4

pattern

I've seen quite alot of these the best way to make a pattern like this I found was to make a blurry image with a buch of colors (similarly to this image blurred @50px or so) get that into illustrator, have your pattern in a live paint group in illustrator and then just toggle between the eyedropper and the live paint bucket clicking on every cell with the image being in the background of the pattern that has transparent cells untill filled.

Are there any better ways to do this?

  • 1
    I added some other method ideas so you can work in illustrator too. – joojaa Oct 22 '14 at 19:52
  • 4
    I think it's called 'colored triangles'. – DA01 Oct 23 '14 at 0:44
3

In Photoshop

  1. Duplicate layer run filter → Pixelate → Mosaic.... Mask with half of the triangles
  2. Offset other layer, mosaic and move to background.

Pattern

Image 1: Quick demo of method above. You can also try three or more layers with different shapes.

If you really want the even sided triangle you need to scale the mosaic tiles down in height a bit.

In Illustrator

You can also do this in Illustrator If you wish prepare the 2 images in PS like above. Save and import them into illustrator.

  1. Object → Create Object Mosaic... (optional if you want to get rid of image.)
  2. Create the objects to mask.
  3. duplicate the mask objects and apply them as a clipping mask. (or intersect divide etc)
  4. repeat on layer 2...

Variation on theme

Image 2: Variation on the theme.

Tweak to your hearts content.

Doing a equal sided triangles

Since somebody asked for this specifically. The same method can be used for equal sided triangles in Illustrator, and photoshop Described by @TalisanCreations. The change is just have to use a non square starting point. This can be achieved in multiple ways.

| improve this answer | |
1

A complement on procedural art. I saw a Processing sketch1 which exhibits some of the properties of the image you presented:

enter image description here

Surely it is possible to express this differenlty or draw inspiration from the technique. The sketch draws 2 sets of upward and downward triangles using an offset and varying alpha and this is repeated. One parameter of the color is altered dynamically. An array of "speeds" is matched to that color parameter. So colors are constrained to some variations within a range and the drawing loops. I find it's really clever.


If you isolate the triangles from the color and gradients, it's also possible to use this as a tool to generate static but interesting triangle patterns similar to the mosaic and gradient tools found software(left out some elements to showcase "layers"):

enter image description here

This uses the same 4 triangles with one color and 4 opacity levels and a gradient similar to this setup. Here is the simple program I used:

void setup(){
  size(500,500);
  smooth();
}

void draw(){
  background(0);
  drawGrad();
  drawTria();
}

void drawTria(){
  noStroke();
  colorMode(RGB);
  for(int x = 0;x < 6; x++){
   for(int y = 0;y < 3; y++){

      fill(0, 63, 255, 150);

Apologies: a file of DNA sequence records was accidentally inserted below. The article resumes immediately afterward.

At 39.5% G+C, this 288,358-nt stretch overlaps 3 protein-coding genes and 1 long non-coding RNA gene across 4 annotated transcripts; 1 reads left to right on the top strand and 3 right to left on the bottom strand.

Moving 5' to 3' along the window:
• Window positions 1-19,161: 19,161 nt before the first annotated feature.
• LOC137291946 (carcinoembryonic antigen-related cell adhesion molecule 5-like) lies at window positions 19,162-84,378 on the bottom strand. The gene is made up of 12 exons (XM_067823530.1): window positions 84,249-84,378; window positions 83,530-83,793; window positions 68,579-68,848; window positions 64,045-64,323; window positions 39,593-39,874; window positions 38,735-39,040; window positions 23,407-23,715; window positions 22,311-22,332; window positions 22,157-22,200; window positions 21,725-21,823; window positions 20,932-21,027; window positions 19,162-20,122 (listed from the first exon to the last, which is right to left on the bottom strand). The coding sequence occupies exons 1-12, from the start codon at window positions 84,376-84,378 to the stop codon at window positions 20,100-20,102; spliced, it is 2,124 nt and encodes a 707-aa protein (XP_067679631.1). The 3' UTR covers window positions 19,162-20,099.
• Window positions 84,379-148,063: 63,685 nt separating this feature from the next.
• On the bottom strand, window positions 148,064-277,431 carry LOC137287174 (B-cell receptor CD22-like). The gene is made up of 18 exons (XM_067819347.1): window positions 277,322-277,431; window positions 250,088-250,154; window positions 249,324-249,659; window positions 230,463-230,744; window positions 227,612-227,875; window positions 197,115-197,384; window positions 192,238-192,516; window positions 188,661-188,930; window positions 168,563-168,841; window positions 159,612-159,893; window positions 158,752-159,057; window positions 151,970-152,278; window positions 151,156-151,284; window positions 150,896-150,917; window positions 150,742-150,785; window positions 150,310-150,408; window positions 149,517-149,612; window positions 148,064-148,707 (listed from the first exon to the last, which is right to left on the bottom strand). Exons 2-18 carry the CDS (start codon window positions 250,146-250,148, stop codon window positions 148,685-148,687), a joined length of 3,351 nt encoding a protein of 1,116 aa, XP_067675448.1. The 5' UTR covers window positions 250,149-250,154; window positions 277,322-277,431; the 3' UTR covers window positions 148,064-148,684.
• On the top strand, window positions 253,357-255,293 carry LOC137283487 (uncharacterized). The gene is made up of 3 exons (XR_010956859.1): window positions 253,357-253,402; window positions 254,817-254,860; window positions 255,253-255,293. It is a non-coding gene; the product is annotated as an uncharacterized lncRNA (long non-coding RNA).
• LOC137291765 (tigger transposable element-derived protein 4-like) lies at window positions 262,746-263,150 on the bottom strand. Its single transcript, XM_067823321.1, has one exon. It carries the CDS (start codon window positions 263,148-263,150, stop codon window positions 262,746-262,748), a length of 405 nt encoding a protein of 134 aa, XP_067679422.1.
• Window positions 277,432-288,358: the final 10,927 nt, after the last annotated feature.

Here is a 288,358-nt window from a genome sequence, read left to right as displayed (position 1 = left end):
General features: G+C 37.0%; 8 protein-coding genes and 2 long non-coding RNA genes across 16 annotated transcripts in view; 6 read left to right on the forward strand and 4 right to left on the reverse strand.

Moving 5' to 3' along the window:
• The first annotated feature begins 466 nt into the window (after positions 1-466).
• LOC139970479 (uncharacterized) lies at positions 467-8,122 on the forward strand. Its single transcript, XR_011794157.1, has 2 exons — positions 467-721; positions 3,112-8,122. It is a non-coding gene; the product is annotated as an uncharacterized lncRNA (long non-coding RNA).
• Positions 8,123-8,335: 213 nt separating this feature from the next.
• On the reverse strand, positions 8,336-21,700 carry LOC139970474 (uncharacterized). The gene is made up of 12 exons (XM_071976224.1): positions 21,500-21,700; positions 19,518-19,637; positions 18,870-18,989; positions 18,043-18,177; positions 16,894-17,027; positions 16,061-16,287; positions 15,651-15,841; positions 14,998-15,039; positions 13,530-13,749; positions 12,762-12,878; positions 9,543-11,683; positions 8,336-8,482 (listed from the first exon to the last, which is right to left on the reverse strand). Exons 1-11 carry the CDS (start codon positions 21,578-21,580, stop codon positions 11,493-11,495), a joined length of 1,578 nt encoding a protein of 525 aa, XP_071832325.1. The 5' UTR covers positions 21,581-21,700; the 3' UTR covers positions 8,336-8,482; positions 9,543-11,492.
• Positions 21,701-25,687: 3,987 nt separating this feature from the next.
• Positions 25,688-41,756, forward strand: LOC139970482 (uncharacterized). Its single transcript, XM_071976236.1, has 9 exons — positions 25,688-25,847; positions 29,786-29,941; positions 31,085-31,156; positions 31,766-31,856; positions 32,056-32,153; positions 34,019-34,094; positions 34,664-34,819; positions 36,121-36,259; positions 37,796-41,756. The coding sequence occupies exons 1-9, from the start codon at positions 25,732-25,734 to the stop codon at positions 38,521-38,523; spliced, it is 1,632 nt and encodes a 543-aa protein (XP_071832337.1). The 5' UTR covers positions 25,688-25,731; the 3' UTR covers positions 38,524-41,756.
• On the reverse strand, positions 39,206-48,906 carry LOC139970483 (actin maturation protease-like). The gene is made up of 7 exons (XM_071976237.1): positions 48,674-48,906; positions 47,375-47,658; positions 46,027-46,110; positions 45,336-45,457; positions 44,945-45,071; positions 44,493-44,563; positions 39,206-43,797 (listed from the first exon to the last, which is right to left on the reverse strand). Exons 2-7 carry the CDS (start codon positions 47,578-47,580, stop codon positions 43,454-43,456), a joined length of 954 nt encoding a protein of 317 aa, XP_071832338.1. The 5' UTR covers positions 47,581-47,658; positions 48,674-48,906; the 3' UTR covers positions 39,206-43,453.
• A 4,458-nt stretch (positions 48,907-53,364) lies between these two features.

triangle(0+100*x, 84+168*y, 50+100*x, 0+168*y, -50+100*x, 0+168*y);

      fill(0, 63, 255, 50);
      triangle(0+100*x, 84+168*y, 50+100*x, 168+168*y, -50+100*x, 168+168*y);

      fill(0, 63, 255, 100);
      triangle(50+100*x, 0+168*y, 100+100*x, 84+168*y, 0+100*x, 84+168*y);

      fill(0, 63, 255, 200);
      triangle(50+100*x, 168+168*y, 100+100*x, 84+168*y, 0+100*x, 84+168*y); 
    }
  }
}

void drawGrad(){
  colorMode(RGB, width);
  for (int i = 0; i < width; i++) {
    for (int j = 0; j < height; j++) {
      stroke(i, j, 200);
      point(i, j);
    }
  }
}

void keyPressed(){
  if (key == 's') { save("this_pattern" + random(3)); }
}

These building blocks are quite accessible as I am no developer. One can explore and tailor patterns at will!


Attribution: "yabe1324065" by Tetsuro Yabe, licensed under Creative Commons Attribution-Share Alike 3.0 and GNU GPL license. Work: link License: 1, 2

| improve this answer | |
  • +1 Yup you can program the effect in a number of languages. processing is just one. – joojaa Oct 23 '14 at 17:35
  • @joojaa You have to start somewhere;-) Behind the void lies a function lol. – user29318 Oct 23 '14 at 17:38
  • Let us continue this discussion in chat. – joojaa Oct 23 '14 at 18:14
  • @joojaa Thank you for your invitation! You're welcome to provide further feedback, I have curated my past comments. – user29318 Oct 24 '14 at 3:17
1

I have a procedure for creating this kind of background with equilateral triangles in Photoshop. Most of the tutorials online do not produce equilateral backgrounds.

Select a random image with the color range desired. For a starting point or test I usually choose a light color then a dark color and use Filter>Render>Difference Clouds a few times.

1) Make two copies of the image
2) Edit>Free Transform -30 degrees
3) Filter>Pixelate>Mosaic (desired size, just use the same both times)
4) Edit>Free Transform width 115.6% for sharp bottom edge
5) Edit>Free Transform +30 degrees
6) On top layer
7) Edit>Free Transform +30 degrees
8) Filter>Pixelate>Mosaic same size
9) Edit>Free Transform width 115.6% for sharp bottom edge
10) Edit>Free Transform -30 degrees
11) Change top layer to 50% opacity

The important part to correctly do is the free transform width, otherwise the triangles will not line up. This is due to the height of an equilateral triangle being slightly less than the length of a side.

| improve this answer | |

Your Answer

By clicking “Post Your Answer”, you agree to our terms of service, privacy policy and cookie policy

Not the answer you're looking for? Browse other questions tagged or ask your own question.